I've had first hand experience with systems in Hungary, Germany, France, Switzerland, Equador, Haiti ( medical mission work with Dr. Paul Farmer), Switzerland, Italy, Cambodia, Tanzania and Vietnam. I will be in Rwanda with Dr. Farmer next year. I know a good health care system when I see it and I've yet to see one remotely as good as ours, with the possible exception of Switzerland or Norway, which are still inferior to the U.S. Let's not forget that the U.S. is first in the world in: treating strokes, heart disease, high blood pressure, cancer (and cancer research), creating new treatments and cutting edge drugs, as well as "responsiveness" (respect for the patients as well as timely access). No other country is close to us in these vital areas.

Regarding the single payer system that Dr. Potash seems to long for: as they say, "sounds good, tastes bad." He surely does not understand how Canada's single payer works.

Here you go. Single payer in Canada is very popular with healthy Canadians who never have to use it. But if you're sick, look out! A 2014 study by the Fraser Institute found that wait times for medically necessary treatment in Canada have increased from 9.3 weeks in 1993 to 18.2 weeks in 2014. Wait times were especially bad if you needed hip, knee or back surgery (42.2 weeks) or neurosurgery (31.2 weeks).

Necessary heart bypass surgery in Canada takes place approximately 12-16 months LATER than it would in the U.S. under the same clinical conditions! Result: sadly, many of those patients will die before their surgery occurs!

As we know from the U.S. VA scandal, health care delayed is health care denied. The people who suffer the most under the Canadian system are those who can't pull strings to get treated in the U.S.!

There are few truly single payer systems in the developed world. Canada is one and Taiwan is another. Sweden has moved from a single payer system to one with private insurers.

Martin Samuels, MD., who founded the neurology department at Harvard's Brigham and Women's Hospital, found this out when he worked as a visiting professor in Canada. "The reason the Canadian health system works as well as it does ( and this is not by any means optimal) is because 90 percent of the population lives within driving distance of the U.S. where Canadians can be Seattled, Minneapolised, Mayoed, Detroited, Chicagoes, Clevelanded and Buffaloed."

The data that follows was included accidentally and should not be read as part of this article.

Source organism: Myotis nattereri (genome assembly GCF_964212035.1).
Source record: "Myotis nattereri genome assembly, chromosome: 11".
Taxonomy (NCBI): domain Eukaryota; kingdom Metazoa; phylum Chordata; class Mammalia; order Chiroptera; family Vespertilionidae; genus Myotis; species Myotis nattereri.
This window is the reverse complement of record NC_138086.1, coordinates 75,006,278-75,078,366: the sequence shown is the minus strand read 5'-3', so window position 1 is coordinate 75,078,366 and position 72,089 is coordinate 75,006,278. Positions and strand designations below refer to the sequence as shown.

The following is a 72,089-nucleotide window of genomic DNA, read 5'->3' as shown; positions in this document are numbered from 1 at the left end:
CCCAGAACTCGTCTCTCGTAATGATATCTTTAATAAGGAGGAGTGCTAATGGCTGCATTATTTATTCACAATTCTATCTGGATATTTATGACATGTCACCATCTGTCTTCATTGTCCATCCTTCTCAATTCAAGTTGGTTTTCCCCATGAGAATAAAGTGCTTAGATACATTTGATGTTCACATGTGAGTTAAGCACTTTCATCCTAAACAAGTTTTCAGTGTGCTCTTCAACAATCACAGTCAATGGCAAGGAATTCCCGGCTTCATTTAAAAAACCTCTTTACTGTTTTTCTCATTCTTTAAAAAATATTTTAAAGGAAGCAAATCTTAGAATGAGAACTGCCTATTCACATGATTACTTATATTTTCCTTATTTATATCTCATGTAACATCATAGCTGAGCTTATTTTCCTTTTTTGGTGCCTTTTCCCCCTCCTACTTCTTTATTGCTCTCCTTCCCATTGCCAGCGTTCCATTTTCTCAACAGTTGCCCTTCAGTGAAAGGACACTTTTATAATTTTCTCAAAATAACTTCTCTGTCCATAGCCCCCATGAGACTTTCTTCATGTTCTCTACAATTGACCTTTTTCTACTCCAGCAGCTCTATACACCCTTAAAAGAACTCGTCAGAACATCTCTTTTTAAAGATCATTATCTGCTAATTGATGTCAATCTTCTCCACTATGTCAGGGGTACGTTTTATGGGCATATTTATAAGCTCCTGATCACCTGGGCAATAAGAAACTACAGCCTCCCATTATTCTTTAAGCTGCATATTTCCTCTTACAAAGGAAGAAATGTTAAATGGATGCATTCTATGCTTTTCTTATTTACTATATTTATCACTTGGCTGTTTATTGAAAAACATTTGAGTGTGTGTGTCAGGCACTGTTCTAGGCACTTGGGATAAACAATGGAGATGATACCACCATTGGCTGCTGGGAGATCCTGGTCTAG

Dr. Potash's heart, I believe, is in the right place. He has underlying good motives. Unfortunately, he comes up short on the reality and facts of the ACA. He would do well to study the real and ongoing problems with the ACA, as well as the severe problems with a single payer system.

Let's fine tune our current system, incorporating some of the desirable elements of the ACA, such as pre-existing conditions and the like.

In summary, the basic premise of "ObamaCare" was deceptive. The president and his supporters sold it as a health care reform bill meant to control costs, increase access and improve quality. But virtually none of its provisions really addressed the components of our medical delivery system that affect these things. The most important deception was the pretense that it was ever about health care. That was the big lie. Obama and his accomplices called it "health care reform" when it was really just a government power grab.

America deserved better. The last thing we need is a single payer system. That would do substantial harm to the average American, something U.S. physicians should vehemently oppose. Hippocrates would be proud.

Dr. Terence Clark,

Clemson, S.C.